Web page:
Wednesday, October 15, 2014

Ebola Virus Taking A Toll On Tourism And Travel

Carnival Cruise ship.  Brevard Times / File photo.

The recent spread of the Ebola virus in the U.S. and abroad is starting to affect the tourism and travel industry as potential travelers and vacationers re-think their future travel plans.

The cruise ship industry and their related stocks are being hit particularly hard despite a drop in fuel prices.  Carnival Cruise stocks are under pressure after the cruise giant had to change itineraries due to Ebola outbreaks in West Africa. 

Airline stocks are also taking a tumble due to passenger fears of contracting travel-related Ebola.  The U.S. Center for Disease Control announced just today that the second healthcare worker who tested positive last night for Ebola in Texas traveled by air October 13, the day before she reported symptoms.  The CDC is now attempting to track down all 132 passengers who flew on Frontier Airlines flight 1143 Cleveland to Dallas/Fort Worth on October 13.

"I think that cruise ships might be the most vulnerable of the travel and leisure cohort, maybe even more than airplanes, which themselves have a huge problem. It's simply disruptive to their business," said CNBC financial commentator Jim Cramer.

Ebola Facts:

Ebola virus disease (EVD) is a severe, often fatal illness in humans.  The average fatality rate is around 50%.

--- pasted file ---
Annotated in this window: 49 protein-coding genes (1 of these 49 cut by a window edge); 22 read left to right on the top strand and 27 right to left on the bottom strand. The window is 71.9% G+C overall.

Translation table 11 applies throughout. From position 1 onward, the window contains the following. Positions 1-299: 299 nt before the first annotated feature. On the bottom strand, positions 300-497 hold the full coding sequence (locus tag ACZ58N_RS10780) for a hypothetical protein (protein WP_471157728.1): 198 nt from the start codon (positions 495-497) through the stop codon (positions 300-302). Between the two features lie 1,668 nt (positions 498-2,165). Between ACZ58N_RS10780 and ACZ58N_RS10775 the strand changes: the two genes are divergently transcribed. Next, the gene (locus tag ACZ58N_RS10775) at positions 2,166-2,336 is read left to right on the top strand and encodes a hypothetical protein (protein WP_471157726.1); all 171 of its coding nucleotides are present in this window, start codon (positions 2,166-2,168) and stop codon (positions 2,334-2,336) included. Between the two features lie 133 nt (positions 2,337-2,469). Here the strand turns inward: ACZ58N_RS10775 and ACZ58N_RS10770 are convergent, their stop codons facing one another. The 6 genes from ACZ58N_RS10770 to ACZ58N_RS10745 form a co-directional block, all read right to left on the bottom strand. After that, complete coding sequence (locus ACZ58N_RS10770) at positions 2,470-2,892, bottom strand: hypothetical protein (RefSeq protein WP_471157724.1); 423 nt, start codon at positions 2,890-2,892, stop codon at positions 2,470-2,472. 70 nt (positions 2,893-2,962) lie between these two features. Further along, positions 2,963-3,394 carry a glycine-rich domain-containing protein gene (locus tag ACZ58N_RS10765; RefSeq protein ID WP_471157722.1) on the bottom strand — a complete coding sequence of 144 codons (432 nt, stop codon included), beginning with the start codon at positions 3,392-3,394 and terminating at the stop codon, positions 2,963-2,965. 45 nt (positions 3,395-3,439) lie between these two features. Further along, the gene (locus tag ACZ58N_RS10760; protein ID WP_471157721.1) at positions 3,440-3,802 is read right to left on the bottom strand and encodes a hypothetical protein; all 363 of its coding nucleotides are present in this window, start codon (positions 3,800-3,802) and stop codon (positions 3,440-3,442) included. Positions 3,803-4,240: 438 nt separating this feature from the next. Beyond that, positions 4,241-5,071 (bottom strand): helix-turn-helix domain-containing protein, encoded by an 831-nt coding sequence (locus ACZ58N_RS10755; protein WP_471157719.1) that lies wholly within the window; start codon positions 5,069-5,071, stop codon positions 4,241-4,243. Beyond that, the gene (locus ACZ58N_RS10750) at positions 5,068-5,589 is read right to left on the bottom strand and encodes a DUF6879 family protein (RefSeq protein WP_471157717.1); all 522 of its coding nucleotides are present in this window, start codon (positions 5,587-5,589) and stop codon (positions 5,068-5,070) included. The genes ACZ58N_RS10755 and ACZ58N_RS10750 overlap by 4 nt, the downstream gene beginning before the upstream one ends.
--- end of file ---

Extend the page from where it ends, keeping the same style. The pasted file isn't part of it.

The virus was originally transmitted to people in Africa from non-human primates (such as monkeys, gorillas, and chimpanzees) and then spread into the human population through human-to-human transmission. 

The 2014 Ebola epidemic is the largest in history. There have been cases reported in the U.S., Spain, Guinea, Liberia, Nigeria, Senegal, and Sierra Leone.

Although some cruise ships have a ship's registry in West Africa, this does not neccesarily mean that the ship has recently traveled to West Africa.

There is no FDA-approved vaccine available for Ebola.

The CDC recommends the following tips to prevent Ebola contamination:
  • Practice careful hygiene. For example, wash your hands with soap and water or an alcohol-based hand sanitizer and avoid contact with blood and body fluids.
  • Do not handle items that may have come in contact with an infected person’s blood or body fluids (such as clothes, bedding, needles, and medical equipment).
  • Avoid funeral or burial rituals that require handling the body of someone who has died from Ebola.
  • Avoid contact with bats and nonhuman primates or blood, fluids, and raw meat prepared from these animals.